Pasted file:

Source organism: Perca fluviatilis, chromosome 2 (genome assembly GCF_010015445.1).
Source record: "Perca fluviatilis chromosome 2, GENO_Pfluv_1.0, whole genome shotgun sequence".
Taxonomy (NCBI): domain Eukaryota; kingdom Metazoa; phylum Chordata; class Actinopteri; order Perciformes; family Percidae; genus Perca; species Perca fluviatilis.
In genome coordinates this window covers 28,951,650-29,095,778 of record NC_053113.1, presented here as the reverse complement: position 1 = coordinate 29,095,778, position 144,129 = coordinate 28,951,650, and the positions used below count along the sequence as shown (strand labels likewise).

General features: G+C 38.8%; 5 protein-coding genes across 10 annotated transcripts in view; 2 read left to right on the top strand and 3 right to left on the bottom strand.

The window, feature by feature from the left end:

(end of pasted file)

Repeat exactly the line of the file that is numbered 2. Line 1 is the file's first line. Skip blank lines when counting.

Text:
Source record: "Perca fluviatilis chromosome 2, GENO_Pfluv_1.0, whole genome shotgun sequence".